Cecile Dalupan thankful for outpouring of love for 'Maestro': 'We knew he was larger than life'
Baby Dalupan's family felt overwhelmed as former players and fans paid their respects to 'The Maestro.' Dante Peralta

"HE could be strict but he was always supportive."

This was how Cecile Dalupan described her father, the late Virgilio ‘Baby’ Dalupan, a few days after the legendary coach passed away due to complications brought about by pneumonia. 

"We were very fortunate for that long experience with him as a father and lolo, although it was still too short," she said.

"It's a unique experience to have him as a father because we knew the influence and impact he had (on Philippine basketball). Maybe [it was] not so clear nung bata pa kami, but as we watched, we knew he was larger than life. Always larger than life to us," she added. 

So influential Dalupan was in Philippine basketball community that tributes poured from former players and fans alike when the news of his passing came out.

Among those who paid their respects to Dalupan were his former players Atoy Co and Robert Jaworski. Ginebra coach Tim Cone also showed up together with some of his players on Saturday at the Chapel of the Imaculate Concepcion in Ateneo.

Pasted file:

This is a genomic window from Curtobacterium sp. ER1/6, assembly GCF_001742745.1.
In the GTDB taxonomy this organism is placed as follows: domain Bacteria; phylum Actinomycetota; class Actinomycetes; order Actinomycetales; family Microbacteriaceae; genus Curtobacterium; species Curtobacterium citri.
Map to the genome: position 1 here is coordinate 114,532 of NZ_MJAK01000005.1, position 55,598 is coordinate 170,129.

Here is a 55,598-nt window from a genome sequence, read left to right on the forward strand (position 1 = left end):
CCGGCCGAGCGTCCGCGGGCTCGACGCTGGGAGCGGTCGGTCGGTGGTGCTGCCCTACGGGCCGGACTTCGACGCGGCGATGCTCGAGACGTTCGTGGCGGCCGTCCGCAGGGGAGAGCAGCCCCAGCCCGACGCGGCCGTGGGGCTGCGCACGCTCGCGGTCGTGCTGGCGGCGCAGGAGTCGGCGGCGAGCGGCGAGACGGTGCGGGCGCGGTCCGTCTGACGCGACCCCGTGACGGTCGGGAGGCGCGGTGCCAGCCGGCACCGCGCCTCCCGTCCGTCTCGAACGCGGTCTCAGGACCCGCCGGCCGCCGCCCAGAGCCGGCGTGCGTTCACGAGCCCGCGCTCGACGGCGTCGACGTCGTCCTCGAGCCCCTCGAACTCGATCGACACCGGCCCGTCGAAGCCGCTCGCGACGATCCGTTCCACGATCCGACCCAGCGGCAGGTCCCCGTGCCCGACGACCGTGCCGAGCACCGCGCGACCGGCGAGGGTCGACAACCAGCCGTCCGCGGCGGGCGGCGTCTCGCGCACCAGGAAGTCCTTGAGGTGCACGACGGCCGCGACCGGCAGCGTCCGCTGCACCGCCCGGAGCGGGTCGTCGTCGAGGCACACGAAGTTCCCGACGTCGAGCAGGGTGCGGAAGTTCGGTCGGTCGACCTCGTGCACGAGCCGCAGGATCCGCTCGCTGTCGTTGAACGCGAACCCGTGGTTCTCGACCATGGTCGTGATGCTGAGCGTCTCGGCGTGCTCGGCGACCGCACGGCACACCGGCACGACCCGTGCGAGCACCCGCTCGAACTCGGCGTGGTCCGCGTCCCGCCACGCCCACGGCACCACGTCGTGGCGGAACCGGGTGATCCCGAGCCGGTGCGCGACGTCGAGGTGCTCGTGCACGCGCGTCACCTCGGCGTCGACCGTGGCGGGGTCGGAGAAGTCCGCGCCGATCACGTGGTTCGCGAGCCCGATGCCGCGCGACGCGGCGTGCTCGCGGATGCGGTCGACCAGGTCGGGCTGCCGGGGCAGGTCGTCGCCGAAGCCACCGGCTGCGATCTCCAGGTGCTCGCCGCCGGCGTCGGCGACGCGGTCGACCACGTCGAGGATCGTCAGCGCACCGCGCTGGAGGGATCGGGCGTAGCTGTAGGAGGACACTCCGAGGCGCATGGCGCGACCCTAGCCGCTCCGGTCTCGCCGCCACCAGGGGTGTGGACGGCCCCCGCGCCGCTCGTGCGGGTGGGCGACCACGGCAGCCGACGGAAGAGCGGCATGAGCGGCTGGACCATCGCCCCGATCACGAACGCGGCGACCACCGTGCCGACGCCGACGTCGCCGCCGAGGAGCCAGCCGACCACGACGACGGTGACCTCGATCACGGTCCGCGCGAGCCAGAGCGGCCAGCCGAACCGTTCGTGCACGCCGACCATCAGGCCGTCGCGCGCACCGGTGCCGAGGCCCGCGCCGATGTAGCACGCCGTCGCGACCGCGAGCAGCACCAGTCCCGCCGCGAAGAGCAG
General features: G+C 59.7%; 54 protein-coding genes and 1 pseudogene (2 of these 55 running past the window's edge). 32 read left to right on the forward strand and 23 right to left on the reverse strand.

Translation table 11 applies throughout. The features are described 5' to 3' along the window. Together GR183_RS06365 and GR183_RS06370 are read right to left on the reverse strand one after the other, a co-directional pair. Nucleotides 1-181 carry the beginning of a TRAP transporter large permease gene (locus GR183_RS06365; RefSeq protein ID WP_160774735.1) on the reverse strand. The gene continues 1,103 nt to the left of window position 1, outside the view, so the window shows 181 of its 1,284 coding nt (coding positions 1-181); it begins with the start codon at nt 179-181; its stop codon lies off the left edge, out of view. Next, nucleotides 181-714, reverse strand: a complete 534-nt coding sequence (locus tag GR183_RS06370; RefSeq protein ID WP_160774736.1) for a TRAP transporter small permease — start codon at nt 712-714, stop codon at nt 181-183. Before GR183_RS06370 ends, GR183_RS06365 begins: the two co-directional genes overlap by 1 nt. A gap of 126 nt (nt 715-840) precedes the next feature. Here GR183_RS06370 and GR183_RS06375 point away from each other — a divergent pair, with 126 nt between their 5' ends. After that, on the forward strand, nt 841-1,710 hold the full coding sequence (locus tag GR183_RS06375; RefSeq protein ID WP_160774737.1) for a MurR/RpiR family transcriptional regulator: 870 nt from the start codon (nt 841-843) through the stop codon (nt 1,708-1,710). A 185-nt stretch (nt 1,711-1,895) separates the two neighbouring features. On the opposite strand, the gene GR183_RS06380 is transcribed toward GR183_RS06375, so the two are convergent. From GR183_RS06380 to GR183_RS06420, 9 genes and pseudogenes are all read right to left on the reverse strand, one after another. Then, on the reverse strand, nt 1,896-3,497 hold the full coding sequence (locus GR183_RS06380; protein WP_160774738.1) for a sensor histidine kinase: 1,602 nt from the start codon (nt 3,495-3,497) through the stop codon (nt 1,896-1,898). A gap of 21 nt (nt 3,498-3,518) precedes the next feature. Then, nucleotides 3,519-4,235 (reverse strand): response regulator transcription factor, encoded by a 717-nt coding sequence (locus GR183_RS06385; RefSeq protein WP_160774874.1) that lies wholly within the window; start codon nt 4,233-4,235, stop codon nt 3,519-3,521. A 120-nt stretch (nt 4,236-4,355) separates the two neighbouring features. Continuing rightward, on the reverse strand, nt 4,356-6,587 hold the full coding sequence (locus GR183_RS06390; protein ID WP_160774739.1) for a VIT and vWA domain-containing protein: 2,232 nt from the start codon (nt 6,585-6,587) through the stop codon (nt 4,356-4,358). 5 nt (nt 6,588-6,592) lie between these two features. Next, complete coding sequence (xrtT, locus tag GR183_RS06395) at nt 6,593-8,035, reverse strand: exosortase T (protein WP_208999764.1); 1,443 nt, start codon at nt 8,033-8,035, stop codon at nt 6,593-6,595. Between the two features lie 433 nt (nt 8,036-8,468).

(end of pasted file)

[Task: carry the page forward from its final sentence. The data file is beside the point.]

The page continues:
"We are very grateful to everyone for their outpouring of love and support for our dad... We're very touched," said Cecile, who oversaw the printing of the book about ‘The Maestro.’

"At the book launch last year, we already saw that and we are again so grateful because he really experienced that and saw how much he meant to so many people. To have that in light of what just happened, it is an affirmation once again."

Indeed, Dalupan carved a legacy that will long endure.

Dalupan amassed 15 championships in the PBA, including a grand slam with Crispa in 1976. He also led the University of the East to seven straight titles UAAP men's basketball titles from 1965 to 1972, a record that still stands until today. Overall, he had 52 trophies under his belt. 

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But what Dalupan left goes beyond the silverware, as he inspired the next generations of coaches. 

"I think he set the standard for us coaches particularly at the pro level," said Meralco coach Norman Black, who guided the San Miguel Beermen to a PBA grand slam in 1989. 

"Tim Cone has surpassed him in a way as far as wins are concerned, but I don't think anybody can surpass him as far as his impact on basketball here in the Philippines," he added.

Follow the writer on Twitter: @janbballesteros